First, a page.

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June 27, 2011 / Daniel

Andrew Farley and the Sermon on the Mount

When my theology was more dispensational, whenever I ran across a difficult passage in Scripture (usually one that didn’t fit in my soteriology) I would just assign it to a different dispensation. And so, it was no longer my problem. It was somebody else’s problem.   Keep in mind that the problem didn’t go away. I had only relegated to a different period in redemptive history. This worked for awhile, but after time this approach became no longer satisfying to me. Neither theologically or exegetically.

This is the main problem with Andrew Farley’s approach to the Sermon on the Mount (SOTM). In his book God without Religion, Farley argues that the SOTM is not for Christians today. Instead it is only Moses 2.0. (He’s right, of course, in noticing the parallels between the SOTM and the OT Law, but his Marcionite hermeneutic uses this as a reason for dismissing both of these sections, rather than affirming its abiding value as Scripture).

According to Farley, the SOTM is the OT Law on steroids. And just like the OT Law was designed to condemn, so is the SOTM.

But how does this approach fit exegetically? First and foremost, we should notice that Matthew refers to the Sermon as the Gospel of the Kingdom.   Matthew frames chapters 5-9 with two statements (Matt 4:23; 9:35). These two passages serve as bookends for the material in between. In chapters 5-7, Jesus presents the Gospel of the Kingdom. In chapters 8-9, Jesus enacts the various signs of the Kingdom.

So as “Gospel,” the SOTM is not designed to condemn. It is good news. God’s kingdom is on the way! Things are about to change! Get ready for it! The Sermon begins with an announcement of blessings! “Blessed are the poor in spirit…”  The world as you know is going to be turned upside down.

There’s a second reason that the Sermon is for Christians in every period in history and that’s because Jesus commands his disciples to teach others to follow it. In Matthew 28:19-20, Jesus says,

“Therefore go and make disciples of all nations, baptizing them in the name of the Father and of the Son and of the Holy Spirit, 20 and teaching them to obey everything I have commanded you. And surely I am with you always, to the very end of the age.”

Certainly “everything I have commanded you” includes Matthew 5-7.   What are we to do with it? “Obey it!” Just because the SOTM gives us an intense ethic does not mean that we should shy away from it, rather  we should let it confront us as believers and be challenged to follow this new way of being human.   For Matthew, teaching others to obey the SOTM was at the heart of making disciples of Christ.  This is the missionary task of the church.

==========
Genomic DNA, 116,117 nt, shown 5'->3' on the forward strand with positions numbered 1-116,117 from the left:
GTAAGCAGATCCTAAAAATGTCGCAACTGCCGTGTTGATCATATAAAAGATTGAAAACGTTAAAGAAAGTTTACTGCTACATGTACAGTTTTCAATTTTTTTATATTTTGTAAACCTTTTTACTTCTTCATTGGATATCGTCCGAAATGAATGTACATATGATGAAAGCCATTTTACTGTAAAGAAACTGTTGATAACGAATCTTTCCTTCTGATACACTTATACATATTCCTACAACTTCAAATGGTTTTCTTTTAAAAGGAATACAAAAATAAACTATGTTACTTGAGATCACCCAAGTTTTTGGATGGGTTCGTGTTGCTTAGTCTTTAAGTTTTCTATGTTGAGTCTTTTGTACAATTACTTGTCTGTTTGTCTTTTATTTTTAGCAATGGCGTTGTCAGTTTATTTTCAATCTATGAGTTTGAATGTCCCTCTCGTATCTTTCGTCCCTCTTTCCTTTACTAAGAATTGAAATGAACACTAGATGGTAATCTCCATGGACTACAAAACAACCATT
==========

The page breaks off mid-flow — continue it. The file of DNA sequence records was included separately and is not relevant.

On the cover of the book, Leonard Sweet compares Farley’s work to Dietrich Bonhoeffer.  There’s a certain irony here.   Bonhoeffer’s Cost of Discipleship is an exposition of the SOTM. I have the feeling that Bonhoeffer would have called Farley’s message “cheap grace.”   Grace that justifies sin, but not the sinner.  Bonhoeffer said, “When Jesus calls a man, he bids him come and die.”

The subtitle to Farley’s first book was “Jesus plus nothing.”  It should be “Jesus minus his teachings.”

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4 Comments

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  1. Randy B / Apr 3 2013 4:41 am

    Wow! Couldn’t disagree more. So we, as Christians are supposed to DO what Jesus said to DO in the Sermon on the Mount? Then we don’t need to worry about the individual commands really, since He sums it up with the last verse in Matthew 5: “Be perfect, therefore, as your heavenly Father is perfect.”
    Seems pretty clear to me, all you have to DO is BE PERFECT LIKE GOD IS PERFECT! Good luck with that… You foolish Galatians…
    -OR-
    Farely could be absolutely right in understanding that Jesus’ intent for the SOTM was identical to the rest of his earthly ministry to the Jewish people, which was to show them that they could never meet the Old Way (law) and needed a New Way (savior). He elevated the law (hence Farley’s terminology of “law on steroids”) to show the Jews that thought they were meeting or could meet the law that they too needed a new way. He was showing them that He was the only way.

    If you honestly tried to follow all of Jesus’ commands, you would go chop off a hand or two right now after using those hands to gouge out both eyes!

    There was an Old Covenant between God and the Jewish people. There is a New Covenant that started with Jesus’ death. To think you should read scripture without context and ignore the CRITICAL dividing line between Old and New is ridiculous. Common, certainly, but still ridiculous.

    • Daniel / Apr 3 2013 3:38 pm

      Randy,

      How do you understand Matthew 28:28, where Jesus tells his disciples that they should teach people “to obey everything I have commanded you”? Do you think that we should teach people to obey Jesus’ commands?

  2. Brian Midmore / Sep 21 2013 7:20 pm

    Hi Daniel,
    was it you who interacted with Paul Ellis on his website? I had a long discussion with him and I also failed to pin him down.

Trackbacks

  1. D.A. Carson on the Lutheran approach to the Sermon on the Mount « Anchor for the Soul

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